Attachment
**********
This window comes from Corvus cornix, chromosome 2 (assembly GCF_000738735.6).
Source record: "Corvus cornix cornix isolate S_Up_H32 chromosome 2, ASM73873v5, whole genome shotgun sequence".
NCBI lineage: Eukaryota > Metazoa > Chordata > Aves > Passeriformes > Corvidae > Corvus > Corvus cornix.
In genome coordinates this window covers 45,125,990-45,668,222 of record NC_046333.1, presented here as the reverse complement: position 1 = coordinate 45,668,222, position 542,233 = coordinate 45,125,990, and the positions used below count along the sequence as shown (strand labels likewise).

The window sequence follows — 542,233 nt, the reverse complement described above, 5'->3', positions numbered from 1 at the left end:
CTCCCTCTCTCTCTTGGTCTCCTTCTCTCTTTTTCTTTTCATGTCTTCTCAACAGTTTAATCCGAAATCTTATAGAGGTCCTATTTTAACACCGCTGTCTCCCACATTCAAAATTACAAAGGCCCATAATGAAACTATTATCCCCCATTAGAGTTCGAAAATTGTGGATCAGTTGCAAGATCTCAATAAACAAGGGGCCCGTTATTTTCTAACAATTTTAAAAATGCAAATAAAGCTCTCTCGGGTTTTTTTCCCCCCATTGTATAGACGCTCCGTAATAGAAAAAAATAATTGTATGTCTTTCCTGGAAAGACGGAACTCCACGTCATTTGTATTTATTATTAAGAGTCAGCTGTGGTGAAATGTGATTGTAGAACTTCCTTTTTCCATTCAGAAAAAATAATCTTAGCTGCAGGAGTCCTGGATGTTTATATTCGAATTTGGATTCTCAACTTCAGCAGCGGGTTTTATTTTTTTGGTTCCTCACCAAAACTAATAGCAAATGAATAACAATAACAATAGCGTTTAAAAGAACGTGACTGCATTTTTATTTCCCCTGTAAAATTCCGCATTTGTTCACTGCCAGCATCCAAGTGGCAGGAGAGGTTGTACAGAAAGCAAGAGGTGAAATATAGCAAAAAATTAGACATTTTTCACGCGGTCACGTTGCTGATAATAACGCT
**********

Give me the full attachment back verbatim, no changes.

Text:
This window comes from Corvus cornix, chromosome 2 (assembly GCF_000738735.6).
Source record: "Corvus cornix cornix isolate S_Up_H32 chromosome 2, ASM73873v5, whole genome shotgun sequence".
NCBI lineage: Eukaryota > Metazoa > Chordata > Aves > Passeriformes > Corvidae > Corvus > Corvus cornix.
In genome coordinates this window covers 45,125,990-45,668,222 of record NC_046333.1, presented here as the reverse complement: position 1 = coordinate 45,668,222, position 542,233 = coordinate 45,125,990, and the positions used below count along the sequence as shown (strand labels likewise).

The window sequence follows — 542,233 nt, the reverse complement described above, 5'->3', positions numbered from 1 at the left end:
CTCCCTCTCTCTCTTGGTCTCCTTCTCTCTTTTTCTTTTCATGTCTTCTCAACAGTTTAATCCGAAATCTTATAGAGGTCCTATTTTAACACCGCTGTCTCCCACATTCAAAATTACAAAGGCCCATAATGAAACTATTATCCCCCATTAGAGTTCGAAAATTGTGGATCAGTTGCAAGATCTCAATAAACAAGGGGCCCGTTATTTTCTAACAATTTTAAAAATGCAAATAAAGCTCTCTCGGGTTTTTTTCCCCCCATTGTATAGACGCTCCGTAATAGAAAAAAATAATTGTATGTCTTTCCTGGAAAGACGGAACTCCACGTCATTTGTATTTATTATTAAGAGTCAGCTGTGGTGAAATGTGATTGTAGAACTTCCTTTTTCCATTCAGAAAAAATAATCTTAGCTGCAGGAGTCCTGGATGTTTATATTCGAATTTGGATTCTCAACTTCAGCAGCGGGTTTTATTTTTTTGGTTCCTCACCAAAACTAATAGCAAATGAATAACAATAACAATAGCGTTTAAAAGAACGTGACTGCATTTTTATTTCCCCTGTAAAATTCCGCATTTGTTCACTGCCAGCATCCAAGTGGCAGGAGAGGTTGTACAGAAAGCAAGAGGTGAAATATAGCAAAAAATTAGACATTTTTCACGCGGTCACGTTGCTGATAATAACGCT